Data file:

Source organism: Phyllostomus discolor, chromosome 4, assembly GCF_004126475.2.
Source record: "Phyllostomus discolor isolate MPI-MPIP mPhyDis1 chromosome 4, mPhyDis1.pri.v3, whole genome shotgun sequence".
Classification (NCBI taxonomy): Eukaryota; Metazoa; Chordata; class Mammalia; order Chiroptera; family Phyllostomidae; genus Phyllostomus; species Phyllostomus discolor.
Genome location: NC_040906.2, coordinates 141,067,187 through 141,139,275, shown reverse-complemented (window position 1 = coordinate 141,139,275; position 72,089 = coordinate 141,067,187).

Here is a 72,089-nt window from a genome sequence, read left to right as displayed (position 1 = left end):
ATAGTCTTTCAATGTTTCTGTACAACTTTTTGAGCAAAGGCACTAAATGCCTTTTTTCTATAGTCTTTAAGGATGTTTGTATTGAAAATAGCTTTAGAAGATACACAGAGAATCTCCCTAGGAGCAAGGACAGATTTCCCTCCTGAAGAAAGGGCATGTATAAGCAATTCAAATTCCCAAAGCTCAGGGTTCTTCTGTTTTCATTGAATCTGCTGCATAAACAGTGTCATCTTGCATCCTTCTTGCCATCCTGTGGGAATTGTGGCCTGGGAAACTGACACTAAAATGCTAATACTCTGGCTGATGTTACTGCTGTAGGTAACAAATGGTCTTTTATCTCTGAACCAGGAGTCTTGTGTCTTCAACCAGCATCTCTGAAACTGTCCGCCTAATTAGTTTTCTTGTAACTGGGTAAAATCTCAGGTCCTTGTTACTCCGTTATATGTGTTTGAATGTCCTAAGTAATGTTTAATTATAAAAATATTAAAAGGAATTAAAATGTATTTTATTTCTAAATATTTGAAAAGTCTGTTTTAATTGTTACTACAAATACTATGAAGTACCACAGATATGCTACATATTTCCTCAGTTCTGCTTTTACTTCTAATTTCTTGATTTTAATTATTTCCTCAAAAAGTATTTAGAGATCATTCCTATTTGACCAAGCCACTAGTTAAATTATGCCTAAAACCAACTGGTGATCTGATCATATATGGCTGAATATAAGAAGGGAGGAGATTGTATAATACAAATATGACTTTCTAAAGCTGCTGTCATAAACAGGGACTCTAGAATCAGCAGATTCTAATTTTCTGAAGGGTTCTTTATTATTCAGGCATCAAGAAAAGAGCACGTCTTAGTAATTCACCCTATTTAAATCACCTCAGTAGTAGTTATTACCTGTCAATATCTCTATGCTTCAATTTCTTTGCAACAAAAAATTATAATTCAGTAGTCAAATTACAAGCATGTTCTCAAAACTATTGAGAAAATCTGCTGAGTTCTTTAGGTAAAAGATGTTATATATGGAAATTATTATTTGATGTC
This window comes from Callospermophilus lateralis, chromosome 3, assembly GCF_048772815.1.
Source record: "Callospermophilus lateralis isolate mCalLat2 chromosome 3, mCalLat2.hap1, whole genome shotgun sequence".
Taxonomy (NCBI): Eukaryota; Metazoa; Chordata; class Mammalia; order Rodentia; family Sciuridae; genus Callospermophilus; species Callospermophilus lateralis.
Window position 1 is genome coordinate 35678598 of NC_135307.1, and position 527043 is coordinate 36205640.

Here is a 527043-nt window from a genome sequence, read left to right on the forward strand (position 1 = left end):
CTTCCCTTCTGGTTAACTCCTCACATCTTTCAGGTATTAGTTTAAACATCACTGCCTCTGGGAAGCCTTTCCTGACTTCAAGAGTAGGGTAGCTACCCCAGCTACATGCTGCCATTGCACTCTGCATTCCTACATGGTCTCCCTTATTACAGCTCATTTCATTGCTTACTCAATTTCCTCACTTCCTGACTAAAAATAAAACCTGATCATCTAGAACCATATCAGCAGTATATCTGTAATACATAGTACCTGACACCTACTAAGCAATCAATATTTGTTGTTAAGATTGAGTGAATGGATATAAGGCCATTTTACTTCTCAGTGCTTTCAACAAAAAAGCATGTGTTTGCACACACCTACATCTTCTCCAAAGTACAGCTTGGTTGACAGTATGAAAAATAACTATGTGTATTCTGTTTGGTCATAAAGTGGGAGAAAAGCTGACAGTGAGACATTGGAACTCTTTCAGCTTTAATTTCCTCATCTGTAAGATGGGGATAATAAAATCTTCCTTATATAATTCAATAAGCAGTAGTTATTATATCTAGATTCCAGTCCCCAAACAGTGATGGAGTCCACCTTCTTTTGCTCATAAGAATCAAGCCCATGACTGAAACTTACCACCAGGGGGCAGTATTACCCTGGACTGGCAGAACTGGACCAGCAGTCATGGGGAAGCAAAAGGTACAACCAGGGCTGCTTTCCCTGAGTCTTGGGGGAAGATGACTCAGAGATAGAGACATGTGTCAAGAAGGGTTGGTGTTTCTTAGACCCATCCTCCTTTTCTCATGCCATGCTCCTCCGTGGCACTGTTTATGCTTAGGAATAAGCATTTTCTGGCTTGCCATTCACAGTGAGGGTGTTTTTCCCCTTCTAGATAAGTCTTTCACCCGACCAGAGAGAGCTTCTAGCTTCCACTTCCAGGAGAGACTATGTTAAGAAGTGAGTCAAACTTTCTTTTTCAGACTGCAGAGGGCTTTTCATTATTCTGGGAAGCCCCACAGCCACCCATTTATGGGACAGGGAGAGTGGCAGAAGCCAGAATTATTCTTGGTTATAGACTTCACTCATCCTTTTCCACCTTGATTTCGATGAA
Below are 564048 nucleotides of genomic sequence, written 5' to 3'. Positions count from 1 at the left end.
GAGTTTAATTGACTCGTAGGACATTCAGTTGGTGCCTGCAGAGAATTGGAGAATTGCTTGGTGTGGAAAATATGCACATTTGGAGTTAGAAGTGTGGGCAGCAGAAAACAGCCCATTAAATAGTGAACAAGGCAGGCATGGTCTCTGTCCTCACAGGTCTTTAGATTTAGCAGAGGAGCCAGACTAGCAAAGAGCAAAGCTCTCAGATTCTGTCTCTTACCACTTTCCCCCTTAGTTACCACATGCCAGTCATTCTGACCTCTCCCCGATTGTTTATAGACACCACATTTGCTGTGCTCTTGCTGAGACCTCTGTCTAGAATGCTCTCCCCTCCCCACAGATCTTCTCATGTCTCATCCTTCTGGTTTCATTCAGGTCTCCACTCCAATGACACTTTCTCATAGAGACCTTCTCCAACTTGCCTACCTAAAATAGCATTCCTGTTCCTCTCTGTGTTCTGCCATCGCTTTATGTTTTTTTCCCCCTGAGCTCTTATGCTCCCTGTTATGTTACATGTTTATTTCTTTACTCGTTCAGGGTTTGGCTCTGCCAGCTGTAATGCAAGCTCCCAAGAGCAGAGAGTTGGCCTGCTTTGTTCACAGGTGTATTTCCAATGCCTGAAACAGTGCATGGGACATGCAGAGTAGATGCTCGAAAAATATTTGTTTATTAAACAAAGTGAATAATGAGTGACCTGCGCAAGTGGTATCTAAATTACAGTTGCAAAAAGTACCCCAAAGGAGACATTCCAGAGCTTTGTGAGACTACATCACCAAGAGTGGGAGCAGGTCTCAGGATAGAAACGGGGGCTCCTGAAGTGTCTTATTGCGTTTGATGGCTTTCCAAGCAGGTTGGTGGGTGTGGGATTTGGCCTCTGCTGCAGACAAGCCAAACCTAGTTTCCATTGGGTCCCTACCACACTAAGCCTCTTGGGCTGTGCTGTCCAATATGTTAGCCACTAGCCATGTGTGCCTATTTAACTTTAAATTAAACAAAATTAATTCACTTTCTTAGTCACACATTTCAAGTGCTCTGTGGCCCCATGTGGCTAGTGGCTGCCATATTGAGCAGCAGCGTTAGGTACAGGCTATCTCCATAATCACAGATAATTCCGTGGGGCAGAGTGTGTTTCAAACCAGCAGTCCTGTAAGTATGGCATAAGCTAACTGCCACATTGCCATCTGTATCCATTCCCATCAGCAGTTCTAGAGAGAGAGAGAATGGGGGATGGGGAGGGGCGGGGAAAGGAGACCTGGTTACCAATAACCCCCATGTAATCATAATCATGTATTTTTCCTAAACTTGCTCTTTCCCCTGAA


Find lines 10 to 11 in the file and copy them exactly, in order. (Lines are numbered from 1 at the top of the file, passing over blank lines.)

Window position 1 is genome coordinate 35678598 of NC_135307.1, and position 527043 is coordinate 36205640.

Here is a 527043-nt window from a genome sequence, read left to right on the forward strand (position 1 = left end):